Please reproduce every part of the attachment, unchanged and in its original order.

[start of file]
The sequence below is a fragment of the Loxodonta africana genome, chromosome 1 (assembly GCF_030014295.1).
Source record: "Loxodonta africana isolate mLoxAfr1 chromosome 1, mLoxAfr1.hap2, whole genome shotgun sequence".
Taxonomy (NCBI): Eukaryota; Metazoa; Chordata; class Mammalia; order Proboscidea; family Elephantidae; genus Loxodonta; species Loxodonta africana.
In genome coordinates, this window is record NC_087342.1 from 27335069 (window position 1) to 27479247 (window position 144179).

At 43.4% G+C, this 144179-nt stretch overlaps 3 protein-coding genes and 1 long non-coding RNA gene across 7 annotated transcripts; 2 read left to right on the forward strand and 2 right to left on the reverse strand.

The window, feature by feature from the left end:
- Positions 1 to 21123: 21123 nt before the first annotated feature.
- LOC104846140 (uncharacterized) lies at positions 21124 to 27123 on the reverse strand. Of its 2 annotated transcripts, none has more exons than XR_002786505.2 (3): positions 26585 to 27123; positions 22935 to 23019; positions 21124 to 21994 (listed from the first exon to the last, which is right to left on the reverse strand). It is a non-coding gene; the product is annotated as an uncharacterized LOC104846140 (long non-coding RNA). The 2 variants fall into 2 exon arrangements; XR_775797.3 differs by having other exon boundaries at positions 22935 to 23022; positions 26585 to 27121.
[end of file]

The sequence below is a fragment of the Loxodonta africana genome, chromosome 1 (assembly GCF_030014295.1).
Source record: "Loxodonta africana isolate mLoxAfr1 chromosome 1, mLoxAfr1.hap2, whole genome shotgun sequence".
Taxonomy (NCBI): Eukaryota; Metazoa; Chordata; class Mammalia; order Proboscidea; family Elephantidae; genus Loxodonta; species Loxodonta africana.
In genome coordinates, this window is record NC_087342.1 from 27335069 (window position 1) to 27479247 (window position 144179).

At 43.4% G+C, this 144179-nt stretch overlaps 3 protein-coding genes and 1 long non-coding RNA gene across 7 annotated transcripts; 2 read left to right on the forward strand and 2 right to left on the reverse strand.

The window, feature by feature from the left end:
- Positions 1 to 21123: 21123 nt before the first annotated feature.
- LOC104846140 (uncharacterized) lies at positions 21124 to 27123 on the reverse strand. Of its 2 annotated transcripts, none has more exons than XR_002786505.2 (3): positions 26585 to 27123; positions 22935 to 23019; positions 21124 to 21994 (listed from the first exon to the last, which is right to left on the reverse strand). It is a non-coding gene; the product is annotated as an uncharacterized LOC104846140 (long non-coding RNA). The 2 variants fall into 2 exon arrangements; XR_775797.3 differs by having other exon boundaries at positions 22935 to 23022; positions 26585 to 27121.